Floyd Martin didn’t have to wake up early today, but he was up before the sun anyway.
“I haven’t learned to sleep in yet,” said Martin, who retired this week after nearly 35 years of delivering the mail.
He’s become a social media celebrity, with thousands of people sharing and commenting:
Neighbors have started a Go Fund Me to help Martin realize his dream of visiting Hawaii, and Delta Air Lines contacted The Atlanta Journal-Constitution to make it happen. We called this morning to let him know.
“What? Oh my God!” he exclaimed at the happy news.
Delta shared the note they sent:
“Mr. Martin, you’ve touched many lives, helping connect those on your mail route to their families and friends through the letters you delivered. We too are all about connections; on behalf of Delta employees, enjoy your trip to Hawaii—we can’t think of a better way to kick off your retirement. Cheers.”
Martin delivered the mail in Marietta for nearly 35 years. But he did so much more.
The dogs and cats on his route could always count on him for a treat. Little kids knew he was always good for a lollipop.
He’d bring the mail inside and visit a minute when a sleep-deprived new mom was juggling laundry and diapers. He’d bring in the newspaper along with the mail so his elderly clients wouldn’t have to walk to the ends of their driveway.
“His presence and smile are such an integral part of our 28 years here,” said Trish Nicolas, one of hundreds of neighbors who turned out for a huge block party in his honor.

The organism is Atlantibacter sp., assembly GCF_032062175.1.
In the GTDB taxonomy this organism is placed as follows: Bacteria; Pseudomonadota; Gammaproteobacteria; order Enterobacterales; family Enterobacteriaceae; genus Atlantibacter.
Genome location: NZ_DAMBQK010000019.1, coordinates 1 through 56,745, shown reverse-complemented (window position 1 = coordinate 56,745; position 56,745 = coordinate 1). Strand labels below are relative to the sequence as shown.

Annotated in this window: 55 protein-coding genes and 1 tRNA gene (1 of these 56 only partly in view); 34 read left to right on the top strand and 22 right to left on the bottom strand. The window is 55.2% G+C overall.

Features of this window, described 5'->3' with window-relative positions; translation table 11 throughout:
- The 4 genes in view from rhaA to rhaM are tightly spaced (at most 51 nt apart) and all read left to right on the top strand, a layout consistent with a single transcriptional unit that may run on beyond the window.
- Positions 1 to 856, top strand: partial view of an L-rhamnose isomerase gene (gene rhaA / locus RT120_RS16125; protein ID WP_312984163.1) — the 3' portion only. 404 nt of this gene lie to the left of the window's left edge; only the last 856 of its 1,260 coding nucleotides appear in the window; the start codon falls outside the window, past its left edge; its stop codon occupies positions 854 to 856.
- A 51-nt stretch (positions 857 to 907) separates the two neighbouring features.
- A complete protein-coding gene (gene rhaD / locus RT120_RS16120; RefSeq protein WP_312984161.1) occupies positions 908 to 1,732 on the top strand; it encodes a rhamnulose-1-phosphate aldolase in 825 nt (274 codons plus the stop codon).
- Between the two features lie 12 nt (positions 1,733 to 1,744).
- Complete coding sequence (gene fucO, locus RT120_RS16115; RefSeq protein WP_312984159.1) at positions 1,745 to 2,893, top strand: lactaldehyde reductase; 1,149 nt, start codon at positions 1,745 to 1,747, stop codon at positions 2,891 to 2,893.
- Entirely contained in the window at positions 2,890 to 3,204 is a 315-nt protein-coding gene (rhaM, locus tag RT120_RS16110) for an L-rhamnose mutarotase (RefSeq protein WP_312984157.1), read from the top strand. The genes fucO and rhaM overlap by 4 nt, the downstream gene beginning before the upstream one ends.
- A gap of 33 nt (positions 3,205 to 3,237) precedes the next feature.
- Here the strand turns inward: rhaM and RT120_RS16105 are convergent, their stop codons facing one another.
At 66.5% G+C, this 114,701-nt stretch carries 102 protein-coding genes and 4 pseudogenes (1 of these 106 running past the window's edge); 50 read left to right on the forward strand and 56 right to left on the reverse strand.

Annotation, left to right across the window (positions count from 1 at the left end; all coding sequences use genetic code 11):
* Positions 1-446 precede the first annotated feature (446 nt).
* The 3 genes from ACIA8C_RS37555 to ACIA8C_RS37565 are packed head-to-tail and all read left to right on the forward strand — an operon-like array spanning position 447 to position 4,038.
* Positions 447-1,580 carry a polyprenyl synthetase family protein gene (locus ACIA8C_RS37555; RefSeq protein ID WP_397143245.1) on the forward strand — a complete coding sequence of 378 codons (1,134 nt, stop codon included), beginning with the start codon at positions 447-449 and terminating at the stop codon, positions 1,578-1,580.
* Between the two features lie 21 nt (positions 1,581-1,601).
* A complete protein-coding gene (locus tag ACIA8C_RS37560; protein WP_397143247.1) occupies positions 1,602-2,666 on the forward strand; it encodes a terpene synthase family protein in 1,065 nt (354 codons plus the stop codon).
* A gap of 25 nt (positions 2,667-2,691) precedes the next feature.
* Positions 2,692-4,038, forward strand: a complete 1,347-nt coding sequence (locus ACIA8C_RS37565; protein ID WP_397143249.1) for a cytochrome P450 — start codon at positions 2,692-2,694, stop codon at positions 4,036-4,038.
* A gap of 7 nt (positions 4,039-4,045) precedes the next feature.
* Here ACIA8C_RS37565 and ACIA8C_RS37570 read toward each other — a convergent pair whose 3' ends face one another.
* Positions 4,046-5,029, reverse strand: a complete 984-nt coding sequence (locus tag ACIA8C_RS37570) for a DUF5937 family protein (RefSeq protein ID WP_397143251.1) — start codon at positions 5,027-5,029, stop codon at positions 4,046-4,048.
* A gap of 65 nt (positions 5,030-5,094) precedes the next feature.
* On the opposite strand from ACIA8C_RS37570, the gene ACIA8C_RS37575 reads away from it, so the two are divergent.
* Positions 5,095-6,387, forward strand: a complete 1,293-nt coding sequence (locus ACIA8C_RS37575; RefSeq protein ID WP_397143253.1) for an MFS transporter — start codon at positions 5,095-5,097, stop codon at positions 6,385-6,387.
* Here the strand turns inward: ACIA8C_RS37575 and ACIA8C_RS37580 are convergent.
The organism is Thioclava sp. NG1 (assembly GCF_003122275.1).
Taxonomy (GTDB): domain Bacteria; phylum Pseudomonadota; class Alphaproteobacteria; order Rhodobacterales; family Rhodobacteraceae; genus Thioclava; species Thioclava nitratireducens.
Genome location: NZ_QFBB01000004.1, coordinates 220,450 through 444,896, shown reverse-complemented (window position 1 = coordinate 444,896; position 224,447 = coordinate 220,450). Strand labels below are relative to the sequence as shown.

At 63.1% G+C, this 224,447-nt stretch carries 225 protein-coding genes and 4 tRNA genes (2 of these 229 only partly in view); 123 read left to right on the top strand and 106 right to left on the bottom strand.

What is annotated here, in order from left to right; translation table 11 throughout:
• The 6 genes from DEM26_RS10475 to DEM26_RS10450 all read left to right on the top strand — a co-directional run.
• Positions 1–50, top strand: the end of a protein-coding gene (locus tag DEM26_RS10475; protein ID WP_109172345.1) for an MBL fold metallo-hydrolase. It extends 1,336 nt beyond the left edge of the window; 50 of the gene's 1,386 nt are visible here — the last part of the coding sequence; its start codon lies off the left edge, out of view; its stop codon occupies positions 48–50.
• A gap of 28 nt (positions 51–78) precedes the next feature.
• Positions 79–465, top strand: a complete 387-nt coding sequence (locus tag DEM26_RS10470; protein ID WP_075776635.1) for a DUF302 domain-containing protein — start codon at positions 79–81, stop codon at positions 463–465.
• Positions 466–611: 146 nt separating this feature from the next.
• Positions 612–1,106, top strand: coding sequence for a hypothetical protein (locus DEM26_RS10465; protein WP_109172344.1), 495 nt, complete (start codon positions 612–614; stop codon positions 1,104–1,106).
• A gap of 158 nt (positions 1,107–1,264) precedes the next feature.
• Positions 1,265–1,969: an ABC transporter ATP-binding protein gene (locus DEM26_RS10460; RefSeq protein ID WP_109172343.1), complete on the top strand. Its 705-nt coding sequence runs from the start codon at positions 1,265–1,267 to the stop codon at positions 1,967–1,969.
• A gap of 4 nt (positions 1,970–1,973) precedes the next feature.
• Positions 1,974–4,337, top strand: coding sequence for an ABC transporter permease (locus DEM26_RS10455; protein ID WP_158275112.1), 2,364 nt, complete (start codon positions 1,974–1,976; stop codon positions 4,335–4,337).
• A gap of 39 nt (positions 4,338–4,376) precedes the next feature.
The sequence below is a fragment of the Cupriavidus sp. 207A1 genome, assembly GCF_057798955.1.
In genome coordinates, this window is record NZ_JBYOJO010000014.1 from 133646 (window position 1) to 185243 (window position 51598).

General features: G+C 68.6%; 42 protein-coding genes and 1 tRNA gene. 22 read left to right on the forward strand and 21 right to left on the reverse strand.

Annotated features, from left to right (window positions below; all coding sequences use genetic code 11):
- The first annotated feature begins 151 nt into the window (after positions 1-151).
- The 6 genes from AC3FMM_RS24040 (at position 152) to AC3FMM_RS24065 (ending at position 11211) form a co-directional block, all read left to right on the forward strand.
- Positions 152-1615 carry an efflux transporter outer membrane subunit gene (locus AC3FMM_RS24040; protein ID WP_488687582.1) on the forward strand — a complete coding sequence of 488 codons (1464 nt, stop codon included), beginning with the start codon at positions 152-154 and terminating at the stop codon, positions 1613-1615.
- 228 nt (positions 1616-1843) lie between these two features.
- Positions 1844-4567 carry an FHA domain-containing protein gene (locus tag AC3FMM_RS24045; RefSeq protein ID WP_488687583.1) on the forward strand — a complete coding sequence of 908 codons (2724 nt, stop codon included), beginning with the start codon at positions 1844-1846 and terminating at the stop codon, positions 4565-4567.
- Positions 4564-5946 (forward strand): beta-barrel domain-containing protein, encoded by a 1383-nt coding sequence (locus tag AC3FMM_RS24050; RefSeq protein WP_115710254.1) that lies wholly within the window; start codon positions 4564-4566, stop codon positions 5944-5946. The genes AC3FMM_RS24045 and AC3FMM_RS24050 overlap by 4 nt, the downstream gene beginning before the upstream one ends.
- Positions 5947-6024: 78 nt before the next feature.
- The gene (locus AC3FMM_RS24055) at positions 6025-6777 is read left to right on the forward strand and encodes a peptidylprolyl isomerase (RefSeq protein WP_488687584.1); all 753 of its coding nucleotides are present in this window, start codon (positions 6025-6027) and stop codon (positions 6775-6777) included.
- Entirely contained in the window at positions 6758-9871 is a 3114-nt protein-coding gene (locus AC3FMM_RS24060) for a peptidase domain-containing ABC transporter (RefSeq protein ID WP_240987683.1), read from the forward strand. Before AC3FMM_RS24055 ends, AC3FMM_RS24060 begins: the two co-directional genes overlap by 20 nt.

Amanda Seals recalled meeting Martin as a new college graduate, when she was living with her grandmother.
“Dementia has set in, and she doesn't see well anymore, but she still knows Floyd,” Seals said.
Martin’s route includes about 500 houses, and many people on his route decorated their mailboxes as a surprise on his last day. Once his final shift was over, everyone gathered for a block party in his honor.
“I’m so filled with joy right now,” he said.
Here’s a thread filled with photos and video clips from last night:
Martin was working at a bank a few years after school when the U.S. Postal Service got in touch. The offer would double his pay. When do I start? he asked.
He didn’t have the “postal pace” at first, and thought about quitting at times. It was his mom’s suggestion that he apply, and her encouragement kept him on the route. He was sad she’s no longer here. How touched she would have been at the hundreds of people who showed up to wish him well.
“Thank you for caring about me. We’ve gone through good times and bad times together,” he said. “You were there when I needed you, even if you didn’t know it.”